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Gender Performativity and the Surveillance of Womanhood

Shanspeare
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3 Şub 2022

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@Shanspeare
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@tbodole
My sister wears lip gloss before she goes to sleep "just in case" she says. I'm not sure what she's preparing for, but I know it's not uncommon for girls to want to look good even in their sleep. The whole "I woke up like this" ideal. It's more than frustrating how we feel pressured to always look "presentable".
@ahem8013
just gotta post this quote thats lived in my head for years
@Likeicare96
I’m convinced that these weird ass 1950s recipes were a form of protest by bores housewives. Their stepford existence was slowly driving them crazy, and caused resentment towards their husbands. They were effectively like “you want me to make dinner? I’ll make you dinner!”’ It’s a dumb headcannon but it’s the only sense I can make from all the jello
@emmahardy5422
"I'm not saying being desired by men is a privilege, if anything it's an insult" I DIED 💀
@jennifervasquez
I remember hearing abt women in the 50s going to bed later and waking up earlier than their husbands in order to take off n put on makeup without them noticing so they would always think of them as naturally looking like that which idk how common it actually was but even if it wasnt common, the idea of anyone feeling as though they have to do that is so sad
@stephanieg2887
I remember not understanding why I thought i looked boyish/manly. I am latina and I remember being younger and always wearing clips in my hair/headbands/etc. because i didnt want anyone to think i wasnt a girl. I grew up and saw that i associated my features as “less feminine” “harsher” etc. Longing for a smaller nose, less pointed chin, softer brows. Ofc ideals change, but its sad to think of a 6 year old disliking herself. And growing up to realize that a 6 year old had been brainwashed into thinking Eurocentric features were the only thing thats feminine.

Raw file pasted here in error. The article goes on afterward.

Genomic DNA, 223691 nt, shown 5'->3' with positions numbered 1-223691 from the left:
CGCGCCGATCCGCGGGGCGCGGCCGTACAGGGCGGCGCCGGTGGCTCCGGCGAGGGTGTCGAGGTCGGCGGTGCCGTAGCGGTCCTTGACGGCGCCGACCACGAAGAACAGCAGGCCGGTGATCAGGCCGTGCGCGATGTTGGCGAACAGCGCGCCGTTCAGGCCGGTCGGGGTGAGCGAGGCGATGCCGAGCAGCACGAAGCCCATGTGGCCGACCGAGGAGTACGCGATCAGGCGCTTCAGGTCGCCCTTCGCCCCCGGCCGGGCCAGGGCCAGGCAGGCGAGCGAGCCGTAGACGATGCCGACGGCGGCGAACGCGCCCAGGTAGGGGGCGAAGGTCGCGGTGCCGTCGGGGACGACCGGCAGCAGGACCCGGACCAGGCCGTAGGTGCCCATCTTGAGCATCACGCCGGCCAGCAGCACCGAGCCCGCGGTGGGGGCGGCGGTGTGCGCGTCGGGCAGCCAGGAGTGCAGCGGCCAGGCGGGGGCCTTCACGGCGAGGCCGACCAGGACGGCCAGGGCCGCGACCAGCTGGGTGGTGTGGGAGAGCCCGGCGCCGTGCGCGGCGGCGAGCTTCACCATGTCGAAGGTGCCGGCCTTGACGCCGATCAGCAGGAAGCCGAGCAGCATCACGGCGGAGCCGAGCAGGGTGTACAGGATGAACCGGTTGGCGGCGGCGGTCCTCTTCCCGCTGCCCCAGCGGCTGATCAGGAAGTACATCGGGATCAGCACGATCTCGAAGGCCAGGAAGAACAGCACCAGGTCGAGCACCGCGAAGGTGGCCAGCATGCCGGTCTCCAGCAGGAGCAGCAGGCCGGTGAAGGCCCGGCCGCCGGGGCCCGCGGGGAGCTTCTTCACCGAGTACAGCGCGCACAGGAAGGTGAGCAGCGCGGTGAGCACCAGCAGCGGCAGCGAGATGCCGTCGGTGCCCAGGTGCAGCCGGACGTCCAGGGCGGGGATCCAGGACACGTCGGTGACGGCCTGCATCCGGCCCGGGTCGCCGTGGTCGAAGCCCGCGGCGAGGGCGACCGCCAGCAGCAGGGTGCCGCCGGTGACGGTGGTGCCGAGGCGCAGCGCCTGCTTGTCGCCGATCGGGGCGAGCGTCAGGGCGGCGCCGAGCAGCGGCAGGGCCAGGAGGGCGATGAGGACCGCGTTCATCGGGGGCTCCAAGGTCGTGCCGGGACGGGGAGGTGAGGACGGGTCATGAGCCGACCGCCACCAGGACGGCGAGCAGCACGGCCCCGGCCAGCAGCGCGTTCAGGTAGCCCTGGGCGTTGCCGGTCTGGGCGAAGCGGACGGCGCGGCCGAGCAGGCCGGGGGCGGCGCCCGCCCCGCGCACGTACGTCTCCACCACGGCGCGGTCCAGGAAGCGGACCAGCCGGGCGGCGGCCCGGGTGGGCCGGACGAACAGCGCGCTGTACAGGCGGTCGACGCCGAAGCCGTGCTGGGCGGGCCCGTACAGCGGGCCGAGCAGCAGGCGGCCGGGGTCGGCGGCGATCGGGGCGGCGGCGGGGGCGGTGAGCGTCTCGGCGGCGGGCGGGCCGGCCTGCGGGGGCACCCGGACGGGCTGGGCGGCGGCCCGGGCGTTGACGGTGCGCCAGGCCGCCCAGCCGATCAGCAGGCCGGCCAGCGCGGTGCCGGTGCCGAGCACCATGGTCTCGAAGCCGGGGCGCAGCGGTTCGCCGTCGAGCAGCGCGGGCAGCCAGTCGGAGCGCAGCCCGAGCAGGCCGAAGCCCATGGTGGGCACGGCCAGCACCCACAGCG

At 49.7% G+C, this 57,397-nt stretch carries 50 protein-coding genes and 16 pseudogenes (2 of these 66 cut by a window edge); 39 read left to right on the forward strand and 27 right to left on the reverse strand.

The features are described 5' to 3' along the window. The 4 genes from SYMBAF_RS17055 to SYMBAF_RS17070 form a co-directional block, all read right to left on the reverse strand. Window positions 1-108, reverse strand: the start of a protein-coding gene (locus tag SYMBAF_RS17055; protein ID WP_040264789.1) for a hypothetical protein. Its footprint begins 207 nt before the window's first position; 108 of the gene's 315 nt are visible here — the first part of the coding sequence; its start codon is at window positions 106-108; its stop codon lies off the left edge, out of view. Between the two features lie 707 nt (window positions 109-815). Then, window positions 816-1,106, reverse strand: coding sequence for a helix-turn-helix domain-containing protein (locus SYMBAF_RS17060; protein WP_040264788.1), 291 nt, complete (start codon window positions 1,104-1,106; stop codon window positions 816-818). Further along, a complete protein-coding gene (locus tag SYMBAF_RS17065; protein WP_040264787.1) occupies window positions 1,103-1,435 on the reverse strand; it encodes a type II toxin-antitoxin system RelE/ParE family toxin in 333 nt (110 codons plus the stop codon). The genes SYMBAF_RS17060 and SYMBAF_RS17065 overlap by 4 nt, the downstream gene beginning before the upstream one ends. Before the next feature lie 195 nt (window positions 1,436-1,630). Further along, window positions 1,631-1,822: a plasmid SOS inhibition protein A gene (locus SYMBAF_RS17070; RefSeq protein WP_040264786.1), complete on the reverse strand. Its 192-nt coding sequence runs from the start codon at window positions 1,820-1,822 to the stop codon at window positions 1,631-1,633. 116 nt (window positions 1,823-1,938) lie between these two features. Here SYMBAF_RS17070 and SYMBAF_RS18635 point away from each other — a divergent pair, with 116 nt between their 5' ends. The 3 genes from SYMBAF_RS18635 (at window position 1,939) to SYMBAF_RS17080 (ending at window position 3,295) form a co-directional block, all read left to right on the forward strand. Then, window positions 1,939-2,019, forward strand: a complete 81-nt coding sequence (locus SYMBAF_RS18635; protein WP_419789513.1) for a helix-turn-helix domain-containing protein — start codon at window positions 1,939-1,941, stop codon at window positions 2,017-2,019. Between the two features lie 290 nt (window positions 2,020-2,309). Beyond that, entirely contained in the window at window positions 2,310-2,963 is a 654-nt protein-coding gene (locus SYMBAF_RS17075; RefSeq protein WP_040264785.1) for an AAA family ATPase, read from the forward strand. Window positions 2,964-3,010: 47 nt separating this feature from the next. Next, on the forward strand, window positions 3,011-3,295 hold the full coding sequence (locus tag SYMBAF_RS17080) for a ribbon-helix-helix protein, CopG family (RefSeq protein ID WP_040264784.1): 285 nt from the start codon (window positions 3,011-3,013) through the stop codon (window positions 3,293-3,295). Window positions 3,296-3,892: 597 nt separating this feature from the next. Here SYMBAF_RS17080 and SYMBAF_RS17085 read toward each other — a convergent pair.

@avalunea
The problem you run into when you are not participating in the current beauty standards (as a woman) you are being treated very differently. People are suddenly not as nice as they were when you looked presentable. This in turn trains you to always participate, since everyone wants to be treated well by other people.
@bookloversanehi
tears started swelling up in my eyes when you mentioned how fat women have to perform femininity. growing up as a hairy indian fat girl, it felt so dehumanizing knowing all these things about me made me less attractive in the eyes of society that I had to wear makeup and girly clothes in order to feel better about myself. i still am fat and feel like i need to be this hyperfeminine standard and its really exhausting
@tamagothchic
Good to know every girl had a hoodie phase for one reason or another, and I wasn't the only one that spent several years in the same jacket every day regardless of temperature 😂 But this really articulated how and why Black women are simultaneously seen as unfavorably unfeminine while also being hypersexualized from a young age, whereas many other stereotypes are just one or the other (body hair being too masculine or demanding removal is a constant worry for a Latina friend, while a Japanese American classmate was stalked by a creep who saw her as an anime sex object). It's all disgusting, and there is so much to unpack, but the kicker is when women buy in to those stereotypes and expectations and hold other women to it, rather than advocating for one another and fighting unrealistic (and often impossibly contradicting) male expectations and unhealthy beauty standards
@imanimanuellah
As a woman I never even realised how much of my experiences are tied to how I curate the image of who I’m trying to be perceived as.
@loreleih5844